Expressionism as an International Literary Phenomenon
Twenty-one essays and a bibliography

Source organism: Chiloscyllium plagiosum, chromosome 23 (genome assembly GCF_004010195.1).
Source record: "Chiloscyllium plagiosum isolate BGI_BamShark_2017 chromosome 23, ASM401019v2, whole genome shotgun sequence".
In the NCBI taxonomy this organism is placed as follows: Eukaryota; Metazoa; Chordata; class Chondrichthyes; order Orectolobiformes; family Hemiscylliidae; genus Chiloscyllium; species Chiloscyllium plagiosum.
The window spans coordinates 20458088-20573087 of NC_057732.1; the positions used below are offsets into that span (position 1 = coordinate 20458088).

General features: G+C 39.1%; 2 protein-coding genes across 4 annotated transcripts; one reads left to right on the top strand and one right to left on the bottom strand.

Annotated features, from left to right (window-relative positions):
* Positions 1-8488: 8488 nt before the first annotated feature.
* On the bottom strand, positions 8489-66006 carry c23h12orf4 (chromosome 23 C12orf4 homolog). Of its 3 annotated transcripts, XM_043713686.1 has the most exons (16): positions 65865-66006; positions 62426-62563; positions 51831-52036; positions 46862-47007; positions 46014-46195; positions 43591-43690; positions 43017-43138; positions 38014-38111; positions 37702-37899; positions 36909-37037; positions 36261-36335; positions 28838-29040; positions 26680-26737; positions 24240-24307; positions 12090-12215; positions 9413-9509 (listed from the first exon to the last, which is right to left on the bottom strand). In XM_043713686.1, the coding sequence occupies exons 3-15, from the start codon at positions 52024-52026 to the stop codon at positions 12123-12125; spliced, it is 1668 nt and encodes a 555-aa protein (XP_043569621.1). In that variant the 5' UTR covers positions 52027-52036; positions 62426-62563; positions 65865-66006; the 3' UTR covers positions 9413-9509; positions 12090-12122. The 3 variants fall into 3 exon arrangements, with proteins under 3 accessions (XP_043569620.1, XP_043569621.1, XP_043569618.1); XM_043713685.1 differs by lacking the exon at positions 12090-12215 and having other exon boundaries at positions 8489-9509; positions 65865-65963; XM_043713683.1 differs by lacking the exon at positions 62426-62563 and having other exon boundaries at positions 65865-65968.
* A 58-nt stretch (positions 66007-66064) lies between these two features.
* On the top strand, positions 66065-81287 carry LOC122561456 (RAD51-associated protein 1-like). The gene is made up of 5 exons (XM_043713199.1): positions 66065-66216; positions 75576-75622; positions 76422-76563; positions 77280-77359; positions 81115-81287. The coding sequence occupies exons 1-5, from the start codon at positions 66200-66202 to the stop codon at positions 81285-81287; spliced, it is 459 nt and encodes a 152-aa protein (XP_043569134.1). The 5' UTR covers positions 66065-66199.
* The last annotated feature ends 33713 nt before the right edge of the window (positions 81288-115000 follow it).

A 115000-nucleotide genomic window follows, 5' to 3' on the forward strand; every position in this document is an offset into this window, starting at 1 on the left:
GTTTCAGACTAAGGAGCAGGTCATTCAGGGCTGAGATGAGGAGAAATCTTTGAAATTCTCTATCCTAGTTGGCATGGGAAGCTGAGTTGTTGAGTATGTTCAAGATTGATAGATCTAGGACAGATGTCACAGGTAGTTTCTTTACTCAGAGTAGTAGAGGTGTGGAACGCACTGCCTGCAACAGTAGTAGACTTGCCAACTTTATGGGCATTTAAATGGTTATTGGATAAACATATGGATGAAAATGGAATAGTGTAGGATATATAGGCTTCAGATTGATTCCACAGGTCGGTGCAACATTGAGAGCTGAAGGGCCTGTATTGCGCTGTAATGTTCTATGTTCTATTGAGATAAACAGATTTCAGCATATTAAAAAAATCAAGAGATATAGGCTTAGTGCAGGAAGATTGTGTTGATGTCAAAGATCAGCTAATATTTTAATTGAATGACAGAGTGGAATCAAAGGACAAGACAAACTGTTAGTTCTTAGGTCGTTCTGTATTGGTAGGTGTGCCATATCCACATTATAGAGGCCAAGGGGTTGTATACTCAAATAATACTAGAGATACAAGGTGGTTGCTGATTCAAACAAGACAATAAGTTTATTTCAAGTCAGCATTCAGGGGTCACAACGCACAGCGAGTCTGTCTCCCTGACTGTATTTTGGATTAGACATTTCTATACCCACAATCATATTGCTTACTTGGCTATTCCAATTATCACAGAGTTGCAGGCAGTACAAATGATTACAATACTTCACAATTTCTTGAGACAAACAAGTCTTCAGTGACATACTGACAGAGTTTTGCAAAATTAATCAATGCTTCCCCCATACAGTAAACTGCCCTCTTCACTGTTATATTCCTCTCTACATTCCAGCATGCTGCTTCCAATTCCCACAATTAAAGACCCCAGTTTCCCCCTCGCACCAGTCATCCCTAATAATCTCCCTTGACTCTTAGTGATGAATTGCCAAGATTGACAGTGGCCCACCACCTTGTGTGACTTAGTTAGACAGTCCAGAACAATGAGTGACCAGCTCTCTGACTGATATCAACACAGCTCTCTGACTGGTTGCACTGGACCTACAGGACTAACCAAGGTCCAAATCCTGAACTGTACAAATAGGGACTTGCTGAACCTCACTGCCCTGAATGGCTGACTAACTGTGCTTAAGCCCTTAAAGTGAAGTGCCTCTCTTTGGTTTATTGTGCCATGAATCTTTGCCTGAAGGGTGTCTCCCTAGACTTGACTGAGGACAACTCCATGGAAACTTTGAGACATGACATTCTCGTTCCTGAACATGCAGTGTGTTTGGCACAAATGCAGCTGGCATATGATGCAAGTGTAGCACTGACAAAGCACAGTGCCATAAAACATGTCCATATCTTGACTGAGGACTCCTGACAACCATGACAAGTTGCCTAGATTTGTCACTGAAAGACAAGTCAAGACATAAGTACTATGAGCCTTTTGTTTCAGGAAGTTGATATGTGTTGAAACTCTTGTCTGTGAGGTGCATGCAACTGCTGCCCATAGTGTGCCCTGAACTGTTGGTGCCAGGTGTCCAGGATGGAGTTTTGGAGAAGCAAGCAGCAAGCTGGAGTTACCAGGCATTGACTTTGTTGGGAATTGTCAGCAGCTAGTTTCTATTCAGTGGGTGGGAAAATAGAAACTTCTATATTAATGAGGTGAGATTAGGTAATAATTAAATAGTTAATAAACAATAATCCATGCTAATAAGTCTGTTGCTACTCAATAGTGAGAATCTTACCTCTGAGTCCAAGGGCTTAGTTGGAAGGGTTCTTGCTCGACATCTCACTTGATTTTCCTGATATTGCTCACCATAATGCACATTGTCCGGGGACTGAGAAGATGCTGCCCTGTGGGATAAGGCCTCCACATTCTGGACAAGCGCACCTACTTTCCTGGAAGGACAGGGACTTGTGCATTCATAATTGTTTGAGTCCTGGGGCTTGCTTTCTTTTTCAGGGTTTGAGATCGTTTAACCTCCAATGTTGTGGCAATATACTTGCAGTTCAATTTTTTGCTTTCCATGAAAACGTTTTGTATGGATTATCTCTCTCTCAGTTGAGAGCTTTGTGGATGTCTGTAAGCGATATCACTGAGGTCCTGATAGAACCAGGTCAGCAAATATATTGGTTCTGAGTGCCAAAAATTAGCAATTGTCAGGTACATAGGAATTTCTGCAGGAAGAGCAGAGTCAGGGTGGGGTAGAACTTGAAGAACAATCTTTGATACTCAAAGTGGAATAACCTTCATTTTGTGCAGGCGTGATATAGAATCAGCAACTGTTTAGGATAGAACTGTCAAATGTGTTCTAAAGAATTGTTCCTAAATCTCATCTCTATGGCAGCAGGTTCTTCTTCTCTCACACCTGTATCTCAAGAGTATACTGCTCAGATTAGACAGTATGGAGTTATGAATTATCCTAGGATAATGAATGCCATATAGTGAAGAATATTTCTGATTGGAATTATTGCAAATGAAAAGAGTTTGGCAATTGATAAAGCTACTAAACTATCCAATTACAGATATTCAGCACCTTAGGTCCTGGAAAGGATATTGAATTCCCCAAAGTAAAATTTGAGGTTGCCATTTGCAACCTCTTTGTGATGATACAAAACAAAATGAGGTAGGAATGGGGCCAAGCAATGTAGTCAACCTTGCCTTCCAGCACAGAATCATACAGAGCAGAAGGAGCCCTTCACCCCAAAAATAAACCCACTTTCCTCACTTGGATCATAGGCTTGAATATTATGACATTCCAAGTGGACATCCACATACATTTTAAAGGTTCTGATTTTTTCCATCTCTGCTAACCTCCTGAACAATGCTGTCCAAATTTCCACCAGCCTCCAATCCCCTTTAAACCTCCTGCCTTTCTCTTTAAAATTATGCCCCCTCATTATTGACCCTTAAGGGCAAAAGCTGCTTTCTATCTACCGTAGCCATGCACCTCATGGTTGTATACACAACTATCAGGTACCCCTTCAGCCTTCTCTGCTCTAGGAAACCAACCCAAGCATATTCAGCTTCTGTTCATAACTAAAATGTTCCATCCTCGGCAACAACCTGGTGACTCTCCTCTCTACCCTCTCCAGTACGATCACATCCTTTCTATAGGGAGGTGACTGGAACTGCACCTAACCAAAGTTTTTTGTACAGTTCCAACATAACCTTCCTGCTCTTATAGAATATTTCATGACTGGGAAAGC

Ulrich Weisstein’s collection of 21 essays offers a comparative study of Expressionism as a Modernist movement whose dynamic core lay in Germany and Austria-Hungary, but which transformed artistic practices in other European countries. The focus, Weisstein argues, “must be strictly and sharply aimed at a specific body of works and opinions—a relatively dense core surrounded by a less clearly defined fringe zone—indigenous to the German speaking countries.” The volume spans an “Expressionist” period extending from roughly 1910 to 1925. Weisstein himself contributes two introductory chapters on problems of definition and a thoughtful analysis of English Vorticism. An ample context is set by comparative essays concerned with international movements such as Futurism that had an impact on German Expressionist drama, prose, and poetry, together with essays on the adaptation of Expressionist forms in countries such as Poland, Russia, Hungary, South Slavic nations and the United States. These essays call attention to representative authors and artists, as well as to periodicals and artistic circles. Reviewers have praised not only the presentation of “literary links and interaction” among national cultures, but especially the “most rewarding” interdisciplinary essays on Dada and on Expressionist painting, music, and film.